Transplanter components and their operation

When working, transplanters use wheels to support them on the ground: Therefore, they are actually semi-supported models, resulting, nevertheless, being connected to the tractor via the attachment triangle.

The structure relies on a large support surface, which must allow easy placement by the operator(s) on the conveying organs of the young plants to be planted. Additionally, an adequate protective structure to prevent the operators' accidental falling on board must also be provided. Hence, the supporting surface can be simple, consisting of a platform for the proper stationing of the workers, or articulated into one or more seats for the seated position; in the latter case, hoppers, made up of basic inserts of the structure for the material to be placed are often installed. In this way, the workers' operations are optimized.

The tractor's PTO is primarily responsible for driving the working parts. It operates an independent hydraulic system consisting of a pump with its oil tank and radiator for its cooling, a series of distributors and actuators, consisting of belts or chains, completed with specific grippers. Thanks to special flow regulating valves, this technical solution has the advantage of freely adjusting the movement speed of the belts and tongs that bring the plants to the planting site with respect to the speed at which the yard advances, so the distance of the plants on the row can be varied within a wide range. 

The first stage of tillage is the opening of a furrow in the soil through an adjustable scythe or plowshare in width, which can vary between 8 and 20 cm, while vice versa, the depth varies between 15 and 45 cm.  After the young plant is placed in the furrow, special baffles recultivate the furrow with previously loosened soil, while at the same time, the operator or the support given by the rear support wheels keeps the plant upright. Finally, specific rear cultivators restore the soil around the plant. Where provided, a toothed wheel equipped with counting sensor stores the number of plants planted.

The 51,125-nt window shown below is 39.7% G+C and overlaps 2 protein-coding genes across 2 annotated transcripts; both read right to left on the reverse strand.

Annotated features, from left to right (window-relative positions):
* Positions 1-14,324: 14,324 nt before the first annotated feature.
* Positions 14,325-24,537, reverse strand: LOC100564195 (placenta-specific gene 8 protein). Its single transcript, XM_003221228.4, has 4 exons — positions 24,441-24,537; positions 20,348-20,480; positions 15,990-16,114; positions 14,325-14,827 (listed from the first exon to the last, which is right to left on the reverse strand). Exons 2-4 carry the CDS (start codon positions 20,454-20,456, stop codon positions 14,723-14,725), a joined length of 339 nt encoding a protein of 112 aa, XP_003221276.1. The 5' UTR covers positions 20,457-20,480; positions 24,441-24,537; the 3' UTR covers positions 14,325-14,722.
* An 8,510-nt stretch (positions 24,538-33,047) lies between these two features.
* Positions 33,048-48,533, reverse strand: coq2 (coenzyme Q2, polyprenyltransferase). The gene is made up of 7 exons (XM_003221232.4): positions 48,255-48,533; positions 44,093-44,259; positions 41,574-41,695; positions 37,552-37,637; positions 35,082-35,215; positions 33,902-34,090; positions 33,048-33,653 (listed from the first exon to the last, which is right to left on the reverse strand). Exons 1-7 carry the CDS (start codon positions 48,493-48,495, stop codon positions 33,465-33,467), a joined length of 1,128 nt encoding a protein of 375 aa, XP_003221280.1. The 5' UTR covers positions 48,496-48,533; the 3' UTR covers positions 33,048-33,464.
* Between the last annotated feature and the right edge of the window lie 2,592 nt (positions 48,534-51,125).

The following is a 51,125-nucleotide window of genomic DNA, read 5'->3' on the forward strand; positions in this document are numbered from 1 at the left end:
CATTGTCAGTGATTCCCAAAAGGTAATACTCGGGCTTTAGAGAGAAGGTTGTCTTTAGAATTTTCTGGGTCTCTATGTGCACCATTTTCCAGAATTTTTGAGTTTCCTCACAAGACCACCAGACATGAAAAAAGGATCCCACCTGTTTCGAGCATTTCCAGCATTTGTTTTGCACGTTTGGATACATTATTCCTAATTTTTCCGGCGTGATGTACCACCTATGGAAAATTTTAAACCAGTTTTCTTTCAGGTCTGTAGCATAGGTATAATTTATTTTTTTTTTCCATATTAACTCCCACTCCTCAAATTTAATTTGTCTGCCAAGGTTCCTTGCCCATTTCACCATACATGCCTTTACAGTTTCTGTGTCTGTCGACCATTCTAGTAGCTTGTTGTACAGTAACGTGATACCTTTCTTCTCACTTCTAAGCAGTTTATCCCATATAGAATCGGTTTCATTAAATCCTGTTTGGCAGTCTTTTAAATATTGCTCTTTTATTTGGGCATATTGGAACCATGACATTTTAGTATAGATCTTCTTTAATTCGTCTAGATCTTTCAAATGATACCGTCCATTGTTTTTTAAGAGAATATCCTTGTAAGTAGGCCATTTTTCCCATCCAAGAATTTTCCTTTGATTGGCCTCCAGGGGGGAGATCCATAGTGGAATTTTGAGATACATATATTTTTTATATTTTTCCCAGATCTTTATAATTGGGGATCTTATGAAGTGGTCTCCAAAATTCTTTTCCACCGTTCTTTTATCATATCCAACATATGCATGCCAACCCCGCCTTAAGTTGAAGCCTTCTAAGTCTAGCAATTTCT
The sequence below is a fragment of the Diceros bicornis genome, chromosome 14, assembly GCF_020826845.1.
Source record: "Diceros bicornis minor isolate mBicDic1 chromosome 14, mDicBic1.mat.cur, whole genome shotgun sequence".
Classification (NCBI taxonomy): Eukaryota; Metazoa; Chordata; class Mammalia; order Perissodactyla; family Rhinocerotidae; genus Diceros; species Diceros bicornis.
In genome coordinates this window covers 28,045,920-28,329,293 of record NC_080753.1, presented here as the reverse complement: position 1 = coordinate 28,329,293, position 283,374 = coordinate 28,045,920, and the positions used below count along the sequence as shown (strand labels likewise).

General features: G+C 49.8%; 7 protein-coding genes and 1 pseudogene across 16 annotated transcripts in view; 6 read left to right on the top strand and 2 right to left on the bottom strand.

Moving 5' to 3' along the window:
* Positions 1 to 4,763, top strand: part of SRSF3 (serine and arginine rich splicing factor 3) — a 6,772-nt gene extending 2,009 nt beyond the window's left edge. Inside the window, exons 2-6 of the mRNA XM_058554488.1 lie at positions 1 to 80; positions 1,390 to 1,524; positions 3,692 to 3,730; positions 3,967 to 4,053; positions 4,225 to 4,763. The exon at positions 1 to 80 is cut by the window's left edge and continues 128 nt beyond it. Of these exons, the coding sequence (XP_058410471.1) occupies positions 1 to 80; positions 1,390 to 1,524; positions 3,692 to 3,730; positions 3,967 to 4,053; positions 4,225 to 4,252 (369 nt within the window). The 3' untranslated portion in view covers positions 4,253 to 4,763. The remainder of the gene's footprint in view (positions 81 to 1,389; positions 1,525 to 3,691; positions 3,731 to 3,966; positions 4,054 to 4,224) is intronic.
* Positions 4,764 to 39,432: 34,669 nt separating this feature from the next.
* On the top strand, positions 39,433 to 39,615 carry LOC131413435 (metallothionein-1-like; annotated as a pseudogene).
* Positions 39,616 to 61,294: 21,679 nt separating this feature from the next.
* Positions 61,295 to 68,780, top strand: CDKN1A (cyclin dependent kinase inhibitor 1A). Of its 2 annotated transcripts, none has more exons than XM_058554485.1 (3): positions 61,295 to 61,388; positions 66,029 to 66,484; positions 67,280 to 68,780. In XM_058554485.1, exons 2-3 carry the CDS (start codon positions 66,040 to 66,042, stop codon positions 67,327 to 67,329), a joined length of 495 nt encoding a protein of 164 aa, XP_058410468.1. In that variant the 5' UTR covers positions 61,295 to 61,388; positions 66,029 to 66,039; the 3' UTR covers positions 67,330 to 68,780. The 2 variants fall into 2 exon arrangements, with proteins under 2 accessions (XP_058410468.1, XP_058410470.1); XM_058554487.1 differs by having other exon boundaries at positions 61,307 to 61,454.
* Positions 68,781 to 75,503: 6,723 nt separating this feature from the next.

For defining the transplanting density, the distance on the row between plants is a constant entered through the control panel of the control unit, considering that the row spacing varies between 40 and 60 cm in most cases.

ISOBUS control unit

If the coupled tractor is equipped with a GPS-assisted guidance system and an ISOBUS control unit, the transplanter can also perform more precise tillage with less worker effort. For example, Arvatec's application on the Wagner Universal X model, thanks to dedicated software, can automatically place the young plants in the exact locations intended. After storing the distance on the row and between rows, thanks to GPS, the planting error is minimal, usually within 5 cm. 

On the control unit's display, the operation's progress can be monitored in real-time so that any problems can be detected and solved immediately. Among other things, the solution described is fully compatible with the procedures of Agriculture 4.0 and therefore allows access to subsidies on purchasing advanced performance machinery.

Although even in this case, the presence of onboard workers is still required, their operation is considerably eased thanks to the presence of a grapple and integrated supports for positioning the young plants, which for an optimal level of comfort, are placed at eye level.

A few optional extras

For greater operational efficiency, localized drip irrigation hoses can be installed concurrently with transplanting by adding particular hose layers to the rear of the machine. A track-breaker is also sometimes available for heavy soils, with a considerable amount of clay, averting excessive soil compaction in the immediate surroundings of the young plant's laying site.